CloudFormation is an AWS service that allows you to maintain Infrastructure as Code (IaC). Whether you are using it natively (with JSON or YML) or through a third-party service such as the Serverless Framework, AWS CDK or SAM, it is a great way to make your infrastructure reproducible across various stages. It also makes the deployment process easily automatable through CI/CD pipelines. In other words, it makes managing your infrastructure less prone to human errors.
Although automating things sounds like a good idea, one of the downsides of CloudFormation is that it is hard to understand what is going on under the hood and what exactly is going to happen to your stack during the process, turning every single deployment into a potential 7 minutes of terror story. Imagine that an entire resource gets deleted and all its data with it. Make just one mistake and you will only find out when it’s too late. What if it is a production database? It happens more than you think. 😱😱😱
To avoid this kind of disasters, I will show you 5 ways to protect your resources from deletion with CloudFormation.
1. Review the Changeset
The first technique is to understand which actions will effectively be executed during the update before they happen. CloudFormation offers a tool that lets you pre-visualize all the modifications that would be applied by a change in your template.
To use it, follow these simple steps:
- go to your CloudFormation console and select the stack that you want to update
- click the Stack actions button and then select Create change set for current stack.
- Choose Replace current template and upload your new template, or enter an S3 path to the file.
- From there, just follow the guide in order to create the changeset
It might take a few seconds for the changeset to be generated. Once it is done, the console will show you a detailed summary of what actions would be executed if you decided to proceed with the update.
As you can see, you can easily spot what resources will be Modified, or Removed and if they require replacement. Once you are confident enough that this is what you intend to do, you can hit the Execute button with a certain peace of mind 🧘
This method is useful when you want to visually confirm a change that you are unsure about. However, it is not always convenient. Let’s explore other solutions.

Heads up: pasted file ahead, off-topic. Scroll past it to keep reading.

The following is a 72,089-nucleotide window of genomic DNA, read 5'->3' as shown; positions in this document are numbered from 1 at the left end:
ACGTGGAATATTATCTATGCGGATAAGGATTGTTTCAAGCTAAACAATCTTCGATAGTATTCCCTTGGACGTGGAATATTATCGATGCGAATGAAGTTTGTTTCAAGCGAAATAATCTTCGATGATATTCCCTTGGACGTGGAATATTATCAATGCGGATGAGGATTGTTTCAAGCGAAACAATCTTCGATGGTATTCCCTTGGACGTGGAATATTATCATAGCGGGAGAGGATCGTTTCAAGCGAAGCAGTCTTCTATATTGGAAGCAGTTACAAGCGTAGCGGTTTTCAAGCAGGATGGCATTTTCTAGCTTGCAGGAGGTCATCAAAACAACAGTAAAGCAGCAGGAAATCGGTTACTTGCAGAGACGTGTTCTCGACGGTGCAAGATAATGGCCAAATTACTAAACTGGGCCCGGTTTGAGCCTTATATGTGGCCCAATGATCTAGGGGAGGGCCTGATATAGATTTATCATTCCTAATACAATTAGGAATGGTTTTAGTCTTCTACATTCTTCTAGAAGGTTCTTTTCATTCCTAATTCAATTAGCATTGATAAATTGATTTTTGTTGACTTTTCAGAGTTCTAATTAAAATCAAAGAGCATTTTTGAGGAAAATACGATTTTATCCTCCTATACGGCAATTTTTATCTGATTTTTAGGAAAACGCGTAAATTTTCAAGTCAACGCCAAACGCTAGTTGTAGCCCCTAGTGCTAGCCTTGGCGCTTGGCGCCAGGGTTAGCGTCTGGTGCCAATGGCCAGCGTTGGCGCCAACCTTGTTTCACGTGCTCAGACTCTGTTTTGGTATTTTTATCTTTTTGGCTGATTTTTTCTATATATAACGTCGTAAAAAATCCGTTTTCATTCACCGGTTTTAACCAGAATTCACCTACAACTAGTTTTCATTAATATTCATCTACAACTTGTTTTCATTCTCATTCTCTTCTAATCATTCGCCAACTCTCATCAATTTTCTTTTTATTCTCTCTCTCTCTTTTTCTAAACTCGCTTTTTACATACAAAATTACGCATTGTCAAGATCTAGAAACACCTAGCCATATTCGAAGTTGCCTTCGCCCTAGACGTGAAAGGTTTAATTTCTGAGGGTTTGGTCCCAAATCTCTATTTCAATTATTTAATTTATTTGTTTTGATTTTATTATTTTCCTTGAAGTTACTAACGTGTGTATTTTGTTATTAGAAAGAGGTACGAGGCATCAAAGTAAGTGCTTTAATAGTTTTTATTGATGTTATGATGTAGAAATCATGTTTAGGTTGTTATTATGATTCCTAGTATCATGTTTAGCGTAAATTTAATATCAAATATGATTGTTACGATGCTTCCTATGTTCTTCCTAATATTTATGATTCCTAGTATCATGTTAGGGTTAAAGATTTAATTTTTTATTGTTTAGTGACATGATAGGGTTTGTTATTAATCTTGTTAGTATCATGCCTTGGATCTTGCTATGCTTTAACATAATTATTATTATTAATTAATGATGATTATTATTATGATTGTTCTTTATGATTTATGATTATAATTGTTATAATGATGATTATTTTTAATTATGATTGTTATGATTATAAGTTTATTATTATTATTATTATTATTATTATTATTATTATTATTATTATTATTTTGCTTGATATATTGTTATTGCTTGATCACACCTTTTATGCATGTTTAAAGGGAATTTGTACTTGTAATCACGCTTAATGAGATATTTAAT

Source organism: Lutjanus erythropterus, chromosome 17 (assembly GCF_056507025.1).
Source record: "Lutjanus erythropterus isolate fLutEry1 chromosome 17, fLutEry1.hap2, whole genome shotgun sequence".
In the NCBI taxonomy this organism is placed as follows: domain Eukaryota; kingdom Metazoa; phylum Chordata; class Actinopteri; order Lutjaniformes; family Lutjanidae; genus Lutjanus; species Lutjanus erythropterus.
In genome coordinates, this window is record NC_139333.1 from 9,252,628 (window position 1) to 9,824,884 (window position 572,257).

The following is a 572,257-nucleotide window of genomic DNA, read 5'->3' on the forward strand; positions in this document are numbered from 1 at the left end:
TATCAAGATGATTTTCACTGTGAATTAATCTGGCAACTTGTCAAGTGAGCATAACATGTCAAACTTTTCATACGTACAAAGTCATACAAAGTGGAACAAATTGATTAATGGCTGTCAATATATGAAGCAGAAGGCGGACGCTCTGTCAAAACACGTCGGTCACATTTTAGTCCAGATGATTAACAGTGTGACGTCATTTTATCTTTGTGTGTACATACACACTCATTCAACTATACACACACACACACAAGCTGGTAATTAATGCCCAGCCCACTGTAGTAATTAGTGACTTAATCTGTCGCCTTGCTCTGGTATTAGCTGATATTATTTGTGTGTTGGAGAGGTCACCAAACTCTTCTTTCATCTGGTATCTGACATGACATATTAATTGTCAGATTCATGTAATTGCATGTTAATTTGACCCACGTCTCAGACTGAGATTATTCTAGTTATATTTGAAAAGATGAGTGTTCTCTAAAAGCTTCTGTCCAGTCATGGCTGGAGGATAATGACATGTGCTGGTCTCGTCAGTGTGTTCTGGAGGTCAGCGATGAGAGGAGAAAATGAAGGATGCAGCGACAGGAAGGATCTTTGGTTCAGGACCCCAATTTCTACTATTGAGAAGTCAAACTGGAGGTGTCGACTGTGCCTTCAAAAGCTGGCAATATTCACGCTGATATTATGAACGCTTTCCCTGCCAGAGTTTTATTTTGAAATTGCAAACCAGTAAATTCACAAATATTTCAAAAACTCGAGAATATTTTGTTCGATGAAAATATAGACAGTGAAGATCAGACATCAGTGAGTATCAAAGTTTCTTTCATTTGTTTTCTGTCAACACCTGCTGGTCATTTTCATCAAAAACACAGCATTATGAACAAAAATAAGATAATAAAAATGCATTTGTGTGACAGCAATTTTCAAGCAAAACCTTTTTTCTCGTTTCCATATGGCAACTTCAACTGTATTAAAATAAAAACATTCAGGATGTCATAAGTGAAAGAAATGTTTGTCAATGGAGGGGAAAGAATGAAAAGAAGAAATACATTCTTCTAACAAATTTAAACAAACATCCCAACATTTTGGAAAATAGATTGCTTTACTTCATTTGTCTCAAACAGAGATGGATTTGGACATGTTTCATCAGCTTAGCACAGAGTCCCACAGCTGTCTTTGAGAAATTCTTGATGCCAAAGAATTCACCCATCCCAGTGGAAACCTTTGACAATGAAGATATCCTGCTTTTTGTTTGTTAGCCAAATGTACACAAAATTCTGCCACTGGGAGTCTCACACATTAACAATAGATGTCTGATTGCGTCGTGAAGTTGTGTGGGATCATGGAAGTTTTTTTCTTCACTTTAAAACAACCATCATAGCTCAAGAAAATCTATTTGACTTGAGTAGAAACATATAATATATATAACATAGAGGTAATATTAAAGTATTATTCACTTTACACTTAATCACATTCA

2. Retain Specific Resources
DeletionPolicy attribute, you can control what CloudFormation should do with a resource in the event of it being removed from the template, or if the stack is deleted altogether. The default value is
Delete which is probably not what you want in some cases. By changing the value to
Retain, you are telling CloudFormation to keep the resource instead.
One thing to notice here is that this method will not make your deployment fail. CloudFormation will execute all your changes. The difference is that any instruction to delete a resource with a
Retain policy will be ignored and the resource will be "detached" from the stack instead. This also means that if you try to add the resource back to the stack, any subsequent deployment might fail because CloudFormation will try to re-create the resource that already exists (e.g: the DynamoDB table already exists with that name). If that happens, you can check this guide for Importing Existing Resources into a CloudFormation Stack.
This capability doesn’t apply to resources whose physical instance is replaced during stack update operations. For example, if you edit a resource’s properties such that CloudFormation replaces that resource during a stack update.
This extract from the official documentation is very important. What it means is that if you change a property of a resource that requires replacement (e.g.: changing a DynamoDB table’s name), the deletion policy will not apply, and it would still be deleted and re-created. Before you change a property, you should pay attention to the Update requires section of the CloudFormation documentation for that resource’s attribute.